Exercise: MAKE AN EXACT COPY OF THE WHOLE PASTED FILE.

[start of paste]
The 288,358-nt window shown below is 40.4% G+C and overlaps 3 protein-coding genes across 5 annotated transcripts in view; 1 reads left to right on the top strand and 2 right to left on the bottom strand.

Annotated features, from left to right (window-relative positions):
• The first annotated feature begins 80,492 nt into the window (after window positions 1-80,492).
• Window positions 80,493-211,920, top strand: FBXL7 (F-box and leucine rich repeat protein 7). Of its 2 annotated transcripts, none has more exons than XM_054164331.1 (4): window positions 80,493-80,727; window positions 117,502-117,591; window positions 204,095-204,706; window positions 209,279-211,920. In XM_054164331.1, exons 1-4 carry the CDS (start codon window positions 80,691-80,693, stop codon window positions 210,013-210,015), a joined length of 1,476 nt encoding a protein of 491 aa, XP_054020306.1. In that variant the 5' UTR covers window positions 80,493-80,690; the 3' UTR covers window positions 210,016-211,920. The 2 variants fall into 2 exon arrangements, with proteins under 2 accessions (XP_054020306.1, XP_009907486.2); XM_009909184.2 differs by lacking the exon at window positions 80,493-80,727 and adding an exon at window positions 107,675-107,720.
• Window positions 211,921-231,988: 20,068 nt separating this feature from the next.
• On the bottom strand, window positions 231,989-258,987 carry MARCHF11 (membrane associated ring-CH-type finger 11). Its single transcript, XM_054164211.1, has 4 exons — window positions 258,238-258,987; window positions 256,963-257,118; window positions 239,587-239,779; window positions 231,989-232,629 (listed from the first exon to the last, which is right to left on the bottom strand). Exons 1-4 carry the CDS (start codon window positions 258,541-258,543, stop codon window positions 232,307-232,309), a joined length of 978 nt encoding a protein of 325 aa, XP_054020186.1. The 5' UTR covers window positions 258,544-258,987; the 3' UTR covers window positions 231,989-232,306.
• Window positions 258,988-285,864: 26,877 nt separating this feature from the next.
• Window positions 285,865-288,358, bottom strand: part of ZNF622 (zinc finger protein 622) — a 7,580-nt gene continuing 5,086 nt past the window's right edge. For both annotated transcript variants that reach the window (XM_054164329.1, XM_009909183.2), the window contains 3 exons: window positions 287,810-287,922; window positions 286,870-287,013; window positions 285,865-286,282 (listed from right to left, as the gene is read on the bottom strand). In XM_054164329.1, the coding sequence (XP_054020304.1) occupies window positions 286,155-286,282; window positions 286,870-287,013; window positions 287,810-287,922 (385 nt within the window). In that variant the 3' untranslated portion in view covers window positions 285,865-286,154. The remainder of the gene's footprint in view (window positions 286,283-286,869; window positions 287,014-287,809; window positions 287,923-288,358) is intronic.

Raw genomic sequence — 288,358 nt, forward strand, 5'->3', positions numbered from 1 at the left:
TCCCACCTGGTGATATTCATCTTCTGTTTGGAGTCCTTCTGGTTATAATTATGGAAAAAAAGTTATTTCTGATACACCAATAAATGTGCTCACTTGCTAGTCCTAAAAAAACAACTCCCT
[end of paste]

The 288,358-nt window shown below is 40.4% G+C and overlaps 3 protein-coding genes across 5 annotated transcripts in view; 1 reads left to right on the top strand and 2 right to left on the bottom strand.

Annotated features, from left to right (window-relative positions):
• The first annotated feature begins 80,492 nt into the window (after window positions 1-80,492).
• Window positions 80,493-211,920, top strand: FBXL7 (F-box and leucine rich repeat protein 7). Of its 2 annotated transcripts, none has more exons than XM_054164331.1 (4): window positions 80,493-80,727; window positions 117,502-117,591; window positions 204,095-204,706; window positions 209,279-211,920. In XM_054164331.1, exons 1-4 carry the CDS (start codon window positions 80,691-80,693, stop codon window positions 210,013-210,015), a joined length of 1,476 nt encoding a protein of 491 aa, XP_054020306.1. In that variant the 5' UTR covers window positions 80,493-80,690; the 3' UTR covers window positions 210,016-211,920. The 2 variants fall into 2 exon arrangements, with proteins under 2 accessions (XP_054020306.1, XP_009907486.2); XM_009909184.2 differs by lacking the exon at window positions 80,493-80,727 and adding an exon at window positions 107,675-107,720.
• Window positions 211,921-231,988: 20,068 nt separating this feature from the next.
• On the bottom strand, window positions 231,989-258,987 carry MARCHF11 (membrane associated ring-CH-type finger 11). Its single transcript, XM_054164211.1, has 4 exons — window positions 258,238-258,987; window positions 256,963-257,118; window positions 239,587-239,779; window positions 231,989-232,629 (listed from the first exon to the last, which is right to left on the bottom strand). Exons 1-4 carry the CDS (start codon window positions 258,541-258,543, stop codon window positions 232,307-232,309), a joined length of 978 nt encoding a protein of 325 aa, XP_054020186.1. The 5' UTR covers window positions 258,544-258,987; the 3' UTR covers window positions 231,989-232,306.
• Window positions 258,988-285,864: 26,877 nt separating this feature from the next.
• Window positions 285,865-288,358, bottom strand: part of ZNF622 (zinc finger protein 622) — a 7,580-nt gene continuing 5,086 nt past the window's right edge. For both annotated transcript variants that reach the window (XM_054164329.1, XM_009909183.2), the window contains 3 exons: window positions 287,810-287,922; window positions 286,870-287,013; window positions 285,865-286,282 (listed from right to left, as the gene is read on the bottom strand). In XM_054164329.1, the coding sequence (XP_054020304.1) occupies window positions 286,155-286,282; window positions 286,870-287,013; window positions 287,810-287,922 (385 nt within the window). In that variant the 3' untranslated portion in view covers window positions 285,865-286,154. The remainder of the gene's footprint in view (window positions 286,283-286,869; window positions 287,014-287,809; window positions 287,923-288,358) is intronic.

Raw genomic sequence — 288,358 nt, forward strand, 5'->3', positions numbered from 1 at the left:
TCCCACCTGGTGATATTCATCTTCTGTTTGGAGTCCTTCTGGTTATAATTATGGAAAAAAAGTTATTTCTGATACACCAATAAATGTGCTCACTTGCTAGTCCTAAAAAAACAACTCCCT